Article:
For a guy with a shaved head and a well-deserved reputation as one of Philadelphia’s vanguard indie film gurus, Josh Goldbloom has an awfully strange fondness for big hair and Howard the Duck.
As the award-winning documentarian and Northern Liberties resident explains it, those 1980s vestiges and many others remind him of his own formative years, when his father — a public relations director for the now-defunct West Coast Video chain — brought home an endless supply of new releases, which Goldbloom spent countless hours watching.
“It was just like my whole childhood was movies, movies,” said Goldbloom, 32, during a recent interview for Star. “Every single movie off the shelves, it didn’t matter what it was, I was putting into our VCR.”
In short, it was awesome being Josh in those days. Through mid-August, all of Philadelphia will finally get to relive that awesomeness as the annual summer film festival that Goldbloom founded a couple of years ago showcases about 50 popular and perhaps lesser-known titles from the 1980s at venues across the city.
The Awesome Fest kicked off on June 14 with a concert by The Psychedelic Furs — a band best known for the hit song “Pretty in Pink,” which inspired director John Hughes’ 1986 film of the same name — at the Trocadero Theatre. On the following night, presenting sponsor Parx Casino in Bensalem hosted an outdoor screening of the film. Parx also put on an ’80s Prom Night dance inside its 360 Lounge that night.
This past weekend, guests at Liberty Lands in Northern Liberties enjoyed The Princess Bride, and this Friday at the park, Awesome Fest will screen Robocop.
Of the festival’s 50 screenings, 30 are outdoors, and the festival will run through August 17.
Other films scheduled for the following weeks include box office blockbusters like Die Hard, Footloose, Top Gun, Ghostbusters and Raiders of the Lost Ark, as well as an eclectic mix of films with more cultish followings like The Goonies, Purple Rain, Polyester and one of Goldbloom’s personal favorites, Killer Klowns from Outer Space, which will be shown on the last night of the festival at Parx as a special screening in honor of the film’s 25th anniversary.
In addition to the Troc in Chinatown and Parx, venues will include Drexel Park in University City, Liberty Lands in Northern Liberties, various Ritz theaters and Eakins Oval in front of the Philadelphia Museum of Art. Most of the showings will be outdoors, with “95 percent” free of charge, Goldbloom said. Some will be double features, while others will tie into live concerts or appearances by people involved in the films.
Goldbloom anticipates record attendance for the festival, which he began in 2011 as the Philadelphia Underground Film Festival with a handful of indie screenings at the Piazza at Schmidt’s in Northern Liberties.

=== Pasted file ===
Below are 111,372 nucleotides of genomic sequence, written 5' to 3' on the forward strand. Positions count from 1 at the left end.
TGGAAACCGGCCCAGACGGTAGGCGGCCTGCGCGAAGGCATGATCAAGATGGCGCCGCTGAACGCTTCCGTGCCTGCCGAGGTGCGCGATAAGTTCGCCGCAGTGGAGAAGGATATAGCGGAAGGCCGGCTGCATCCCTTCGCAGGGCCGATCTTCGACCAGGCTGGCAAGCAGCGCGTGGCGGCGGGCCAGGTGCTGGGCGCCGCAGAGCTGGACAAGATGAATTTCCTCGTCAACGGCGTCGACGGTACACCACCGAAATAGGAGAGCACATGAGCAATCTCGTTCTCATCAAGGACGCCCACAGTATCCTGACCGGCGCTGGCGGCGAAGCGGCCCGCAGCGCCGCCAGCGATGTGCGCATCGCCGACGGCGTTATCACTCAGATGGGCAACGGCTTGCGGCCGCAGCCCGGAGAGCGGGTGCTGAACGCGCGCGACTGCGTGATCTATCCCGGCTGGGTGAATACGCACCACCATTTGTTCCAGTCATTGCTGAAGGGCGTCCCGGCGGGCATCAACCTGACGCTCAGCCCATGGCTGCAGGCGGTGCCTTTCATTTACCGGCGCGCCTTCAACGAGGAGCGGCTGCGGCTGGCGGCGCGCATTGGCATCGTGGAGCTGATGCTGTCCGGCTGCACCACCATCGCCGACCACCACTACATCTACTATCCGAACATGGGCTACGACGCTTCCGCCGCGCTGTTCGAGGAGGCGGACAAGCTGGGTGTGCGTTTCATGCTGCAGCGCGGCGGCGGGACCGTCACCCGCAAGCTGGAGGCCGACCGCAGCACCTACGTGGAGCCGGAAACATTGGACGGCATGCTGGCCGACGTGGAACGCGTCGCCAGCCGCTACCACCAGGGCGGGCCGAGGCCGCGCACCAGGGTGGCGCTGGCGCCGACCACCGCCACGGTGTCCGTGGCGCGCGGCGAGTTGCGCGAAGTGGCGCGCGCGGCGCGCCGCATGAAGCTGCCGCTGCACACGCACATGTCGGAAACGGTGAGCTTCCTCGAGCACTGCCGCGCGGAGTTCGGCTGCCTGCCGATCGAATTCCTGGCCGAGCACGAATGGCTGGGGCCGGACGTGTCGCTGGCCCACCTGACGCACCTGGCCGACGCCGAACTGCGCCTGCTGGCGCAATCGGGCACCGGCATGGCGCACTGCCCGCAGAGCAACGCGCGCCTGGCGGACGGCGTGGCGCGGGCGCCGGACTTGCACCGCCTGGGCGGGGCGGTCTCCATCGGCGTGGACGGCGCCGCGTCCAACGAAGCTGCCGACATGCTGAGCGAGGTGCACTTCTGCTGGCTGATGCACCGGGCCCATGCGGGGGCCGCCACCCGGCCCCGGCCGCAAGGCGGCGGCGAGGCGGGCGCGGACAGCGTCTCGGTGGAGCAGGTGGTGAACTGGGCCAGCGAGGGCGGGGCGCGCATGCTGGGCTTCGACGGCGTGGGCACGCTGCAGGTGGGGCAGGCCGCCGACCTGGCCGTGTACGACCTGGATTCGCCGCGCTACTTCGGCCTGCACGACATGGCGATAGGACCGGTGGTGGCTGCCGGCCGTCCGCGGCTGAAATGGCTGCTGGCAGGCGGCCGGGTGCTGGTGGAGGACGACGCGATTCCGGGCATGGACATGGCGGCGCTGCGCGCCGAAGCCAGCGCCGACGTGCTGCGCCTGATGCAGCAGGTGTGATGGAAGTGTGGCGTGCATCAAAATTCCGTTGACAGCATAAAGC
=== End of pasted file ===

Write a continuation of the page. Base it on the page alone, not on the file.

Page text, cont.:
“I think anyone can relate to films from the 1980s,” he said. “[They] just speak to unadulterated fun from that time. … I think this is more of a nostalgic thing for everyone. It’s like your comfort food for films.”
Ironically, Goldbloom has made perhaps his greatest splash in the film industry by removing audiences from their comfort zones. In 2005, he released the self-produced Heroin Town, a feature-length documentary chronicling his seven-month stay in a notorious Connecticut rooming house. The film won best documentary honors at the Los Angeles and Philadelphia film festivals.
In the aftermath of that success, Goldbloom moved to Austin, Texas, to join the healthy filmmaking community there. He then returned to Philly and involved himself in producing mostly independent film showings and festivals, using the large outdoor screen in the Piazza courtyard as his platform.
“I just had the concept, ‘Hey, let’s start taking independent films — these movies from Sundance and South by Southwest — and putting them on this grand scale, this huge platform,’” Goldbloom said. “One film turned into 10, [which] turned into a whole summer worth of films.”
Last summer, he decided to switch gears a bit and offer some mainstream oldies to contrast with the many underground Philadelphia premieres. He found that those wildly popular films of his youth were still wildly popular, perhaps even more so outdoors on a big screen, which sure beats a vintage VCR and 19-inch Trinitron set-up.
“We saw some of the best crowds we’ve ever seen,” said Goldbloom, who believes the films resonate well beyond the likable and compelling characters depicted on screen, or their skinny ties and polka dot mini-skirts.
“I don’t think people so much remember the film as [they remember] a time in their life that the film related to,” he said. ••
For information about The Awesome Fest, including a full schedule of events, visit www.theawesomefest.com. Follow the festival on Facebook and Twitter.